Dr Joshua Stephany did not know he was still scarred from examining the 49 victims of the Orlando shooting last year until he watched the news this week.
The chief medical examiner in Florida's Orange County, his team was responsible for the wreckage left behind by the Pulse Nightclub shooting, and the events of the past week have hit home for him, reports the Daily Mail.
"It can take a toll on you. I think it didn't really hit me until Las Vegas: how raw it is," Dr Stephany said, adding that he felt a sense of deja vu as details of the Las Vegas shooting became public this week.
Dr Stephany had to take a break after each time he notified a family that their loved one had been murdered at a nightclub last year.
And his case is not unique: in the wake of mass tragedies, coroners can quickly become emotionally exhausted from the gruelling scenes they witness, the high number of bodies they examine and the heartbreaking questions from victims' family members they must answer.
While they are trained to examine dead bodies for a living, the unstopping work and violent scenes they must hone in on for hours at a time can have harmful effects on their mental health, requiring counselling months after the incident.
Here, coroners speak of their experiences responding to tragedies that tore at the fibres of their communities.
A medical examiner's main priority after a mass shooting is getting all victims autopsied quickly so that they can answer any questions victims' family members have.
And their work is crucial in the aftermath, as what they find can be used in court to convict criminals responsible for mass devastation.
Dr Brian Peterson, who is president of the National Association of Medical Examiners (NAME), said that if a medical examiner were to take their time, it would prolong the grief process for victims' loved ones.
"The longer you take, the more you're holding them up," he said.
Dr Peterson practices in Milwaukee, Wisconsin, and his office responded to the 2012 shooting in Oak Creek, Wisconsin, in which a gunman killed six people in a Sikh temple.
Dr Stephany said that the process of explaining victims' violent deaths over and over to relatives was trying.
"The main question they want to know is: did my loved one suffer?" Dr Stephany said.
And answering this question honestly can be difficult, Dr Peterson explained, adding that he does not sugar coat what he presumes happened to a victim if he believes they were capable of experiencing pain when they died.
"I try to walk a careful line there. I'll give a technical explanation "of what happened to their body", Dr Peterson said. He added that if someone died an instant death - which he said is rare - he is happy to share that with their family members.
Dr Stephany said that in some cases, family members of the Orlando shooting victims did not want to speak with his team.
"Some people are in denial," he explained.
Even though medical examiners are used to the kind of work that they have to do following a mass tragedy, the sheer number of bodies they receive can be mentally overwhelming.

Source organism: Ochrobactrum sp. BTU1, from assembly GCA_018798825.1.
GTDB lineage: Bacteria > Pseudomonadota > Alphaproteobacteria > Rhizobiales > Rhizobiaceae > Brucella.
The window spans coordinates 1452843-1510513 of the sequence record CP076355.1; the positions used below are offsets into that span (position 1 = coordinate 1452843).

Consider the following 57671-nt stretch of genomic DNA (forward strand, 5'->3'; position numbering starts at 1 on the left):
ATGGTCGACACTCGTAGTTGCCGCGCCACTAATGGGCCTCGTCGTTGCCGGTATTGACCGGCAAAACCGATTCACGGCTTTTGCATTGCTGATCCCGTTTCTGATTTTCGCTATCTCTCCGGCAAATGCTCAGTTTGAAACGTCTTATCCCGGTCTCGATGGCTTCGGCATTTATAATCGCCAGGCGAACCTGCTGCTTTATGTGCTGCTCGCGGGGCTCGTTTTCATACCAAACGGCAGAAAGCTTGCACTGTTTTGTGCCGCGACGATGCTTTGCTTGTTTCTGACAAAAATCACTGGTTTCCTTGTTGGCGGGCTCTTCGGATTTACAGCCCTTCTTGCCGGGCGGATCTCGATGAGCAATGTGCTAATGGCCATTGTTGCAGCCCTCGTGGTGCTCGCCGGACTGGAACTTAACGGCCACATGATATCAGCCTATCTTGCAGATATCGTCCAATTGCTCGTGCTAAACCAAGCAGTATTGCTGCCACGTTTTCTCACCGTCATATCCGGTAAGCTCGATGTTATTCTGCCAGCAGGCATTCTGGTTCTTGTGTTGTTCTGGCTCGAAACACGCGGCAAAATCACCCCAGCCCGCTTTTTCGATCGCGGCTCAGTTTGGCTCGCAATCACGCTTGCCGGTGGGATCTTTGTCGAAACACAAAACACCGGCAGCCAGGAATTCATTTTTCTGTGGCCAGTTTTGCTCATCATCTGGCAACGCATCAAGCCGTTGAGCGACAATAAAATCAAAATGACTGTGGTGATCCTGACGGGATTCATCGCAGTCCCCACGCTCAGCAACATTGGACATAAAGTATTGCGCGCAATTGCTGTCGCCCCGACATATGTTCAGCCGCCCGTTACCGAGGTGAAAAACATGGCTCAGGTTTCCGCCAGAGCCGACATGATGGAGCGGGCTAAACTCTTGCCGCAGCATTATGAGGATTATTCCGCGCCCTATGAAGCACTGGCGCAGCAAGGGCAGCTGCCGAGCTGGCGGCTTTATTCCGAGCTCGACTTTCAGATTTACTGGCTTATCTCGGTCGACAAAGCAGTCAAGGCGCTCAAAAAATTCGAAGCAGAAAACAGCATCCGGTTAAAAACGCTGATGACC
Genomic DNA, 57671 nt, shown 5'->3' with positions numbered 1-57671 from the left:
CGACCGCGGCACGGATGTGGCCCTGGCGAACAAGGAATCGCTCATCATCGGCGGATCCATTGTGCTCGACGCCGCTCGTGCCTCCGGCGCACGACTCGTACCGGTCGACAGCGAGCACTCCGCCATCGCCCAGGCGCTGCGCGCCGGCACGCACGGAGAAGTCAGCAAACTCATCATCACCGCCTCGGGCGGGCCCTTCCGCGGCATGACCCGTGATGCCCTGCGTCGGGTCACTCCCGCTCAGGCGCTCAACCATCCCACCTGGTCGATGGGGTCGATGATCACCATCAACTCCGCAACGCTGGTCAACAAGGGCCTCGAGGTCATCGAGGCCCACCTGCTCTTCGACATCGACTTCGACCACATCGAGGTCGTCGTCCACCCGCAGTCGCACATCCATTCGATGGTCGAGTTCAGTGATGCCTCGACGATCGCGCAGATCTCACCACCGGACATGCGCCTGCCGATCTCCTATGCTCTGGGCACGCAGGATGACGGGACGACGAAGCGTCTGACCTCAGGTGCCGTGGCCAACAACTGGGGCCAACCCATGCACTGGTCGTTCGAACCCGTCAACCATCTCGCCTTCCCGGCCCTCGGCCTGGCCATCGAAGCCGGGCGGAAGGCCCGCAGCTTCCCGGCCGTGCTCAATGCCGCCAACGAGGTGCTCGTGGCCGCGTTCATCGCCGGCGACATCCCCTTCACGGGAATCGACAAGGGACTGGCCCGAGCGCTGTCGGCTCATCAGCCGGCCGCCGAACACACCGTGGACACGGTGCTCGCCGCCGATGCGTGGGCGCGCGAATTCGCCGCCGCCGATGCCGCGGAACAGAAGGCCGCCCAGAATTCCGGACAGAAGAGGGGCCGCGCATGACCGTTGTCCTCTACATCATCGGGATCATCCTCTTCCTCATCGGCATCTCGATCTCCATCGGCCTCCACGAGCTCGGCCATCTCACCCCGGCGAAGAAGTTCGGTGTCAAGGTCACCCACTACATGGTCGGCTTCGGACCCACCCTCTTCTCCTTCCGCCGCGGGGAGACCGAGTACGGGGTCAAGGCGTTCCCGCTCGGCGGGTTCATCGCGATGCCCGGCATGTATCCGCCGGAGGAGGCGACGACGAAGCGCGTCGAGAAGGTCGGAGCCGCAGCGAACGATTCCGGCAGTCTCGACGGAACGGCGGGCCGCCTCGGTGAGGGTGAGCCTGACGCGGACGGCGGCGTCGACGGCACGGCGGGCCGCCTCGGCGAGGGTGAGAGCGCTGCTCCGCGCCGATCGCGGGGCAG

"You're thinking about the horrific nature of this stuff [but] we see it all the time. A lot of it is internal," Dr Peterson explained. "Each one of them is our patient. We're doctors too."
Dr James Gill, chief medical examiner at the office in Connecticut that autopsied the victims of the Sandy Hook Elementary School shooting, said: "We're used to seeing people shot, but when you see it on a massive level, that takes a toll."
Christian Burgess, who oversees a mental health resource available to people in the US who have been affected by or responded to a natural or man-made disaster, echoed this notion.
Burgess said that it is important to remember that, even though medical examiners are accustomed to studying dead bodies, they are still human. "We think they have a high degree of resilience," Burgess explained.
He added that, even so, coroners need to prioritise their mental health in the days following their response to a tragedy.
Dr Gill said that even staff members in his office who had worked there for years needed counselling a year after the Sandy Hook shooting, explaining that they experienced symptoms related to PTSD.
Without a doubt, the fact that they were autopsying so many children added to the crushing emotions, he said. "It's so unexpected to see elementary school students. There's so much innocence there."
Burgess said that if medical examiners experience seemingly mild symptoms such as having trouble sleeping, concentrating or performing day-to-day tasks after a mass shooting, they should seek help from a professional.
"Even mild symptoms can escalate over time. All of this can lead to depression," he explained, adding that feelings of hopelessness, despair and shame can plague coroners after witnessing trauma-inducing scenes.
No matter how "used to it" medical examiners appear to be, Burgess said, they can still be troubled by the exposure to tragedies. "Any of these people are at risk following the disaster."